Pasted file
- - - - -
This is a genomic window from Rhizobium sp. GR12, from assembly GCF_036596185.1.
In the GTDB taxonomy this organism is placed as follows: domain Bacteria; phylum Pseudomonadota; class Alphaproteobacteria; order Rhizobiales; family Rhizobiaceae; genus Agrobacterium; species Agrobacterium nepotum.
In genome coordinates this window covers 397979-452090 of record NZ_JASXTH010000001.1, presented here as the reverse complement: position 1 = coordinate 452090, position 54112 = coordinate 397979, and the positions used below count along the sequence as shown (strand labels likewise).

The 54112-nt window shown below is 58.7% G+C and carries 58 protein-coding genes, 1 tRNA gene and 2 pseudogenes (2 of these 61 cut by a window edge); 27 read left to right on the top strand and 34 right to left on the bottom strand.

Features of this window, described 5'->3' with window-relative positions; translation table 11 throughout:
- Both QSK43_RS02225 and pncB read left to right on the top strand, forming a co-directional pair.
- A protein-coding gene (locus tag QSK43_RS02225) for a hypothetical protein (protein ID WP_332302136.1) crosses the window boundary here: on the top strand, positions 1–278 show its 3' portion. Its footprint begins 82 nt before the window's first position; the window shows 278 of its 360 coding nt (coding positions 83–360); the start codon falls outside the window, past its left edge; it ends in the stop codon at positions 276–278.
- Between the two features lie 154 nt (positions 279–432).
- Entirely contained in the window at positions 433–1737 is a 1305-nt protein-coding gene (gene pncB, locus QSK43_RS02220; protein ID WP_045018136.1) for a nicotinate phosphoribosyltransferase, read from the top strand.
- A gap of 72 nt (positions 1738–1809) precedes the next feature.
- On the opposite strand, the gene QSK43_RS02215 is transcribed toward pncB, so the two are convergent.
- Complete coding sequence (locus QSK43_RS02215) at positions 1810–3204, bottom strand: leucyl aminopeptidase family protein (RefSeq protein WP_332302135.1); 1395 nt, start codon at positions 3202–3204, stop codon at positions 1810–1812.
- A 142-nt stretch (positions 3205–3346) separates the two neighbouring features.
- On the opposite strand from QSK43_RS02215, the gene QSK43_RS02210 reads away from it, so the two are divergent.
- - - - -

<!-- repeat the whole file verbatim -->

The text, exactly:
This is a genomic window from Rhizobium sp. GR12, from assembly GCF_036596185.1.
In the GTDB taxonomy this organism is placed as follows: domain Bacteria; phylum Pseudomonadota; class Alphaproteobacteria; order Rhizobiales; family Rhizobiaceae; genus Agrobacterium; species Agrobacterium nepotum.
In genome coordinates this window covers 397979-452090 of record NZ_JASXTH010000001.1, presented here as the reverse complement: position 1 = coordinate 452090, position 54112 = coordinate 397979, and the positions used below count along the sequence as shown (strand labels likewise).

The 54112-nt window shown below is 58.7% G+C and carries 58 protein-coding genes, 1 tRNA gene and 2 pseudogenes (2 of these 61 cut by a window edge); 27 read left to right on the top strand and 34 right to left on the bottom strand.

Features of this window, described 5'->3' with window-relative positions; translation table 11 throughout:
- Both QSK43_RS02225 and pncB read left to right on the top strand, forming a co-directional pair.
- A protein-coding gene (locus tag QSK43_RS02225) for a hypothetical protein (protein ID WP_332302136.1) crosses the window boundary here: on the top strand, positions 1–278 show its 3' portion. Its footprint begins 82 nt before the window's first position; the window shows 278 of its 360 coding nt (coding positions 83–360); the start codon falls outside the window, past its left edge; it ends in the stop codon at positions 276–278.
- Between the two features lie 154 nt (positions 279–432).
- Entirely contained in the window at positions 433–1737 is a 1305-nt protein-coding gene (gene pncB, locus QSK43_RS02220; protein ID WP_045018136.1) for a nicotinate phosphoribosyltransferase, read from the top strand.
- A gap of 72 nt (positions 1738–1809) precedes the next feature.
- On the opposite strand, the gene QSK43_RS02215 is transcribed toward pncB, so the two are convergent.
- Complete coding sequence (locus QSK43_RS02215) at positions 1810–3204, bottom strand: leucyl aminopeptidase family protein (RefSeq protein WP_332302135.1); 1395 nt, start codon at positions 3202–3204, stop codon at positions 1810–1812.
- A 142-nt stretch (positions 3205–3346) separates the two neighbouring features.
- On the opposite strand from QSK43_RS02215, the gene QSK43_RS02210 reads away from it, so the two are divergent.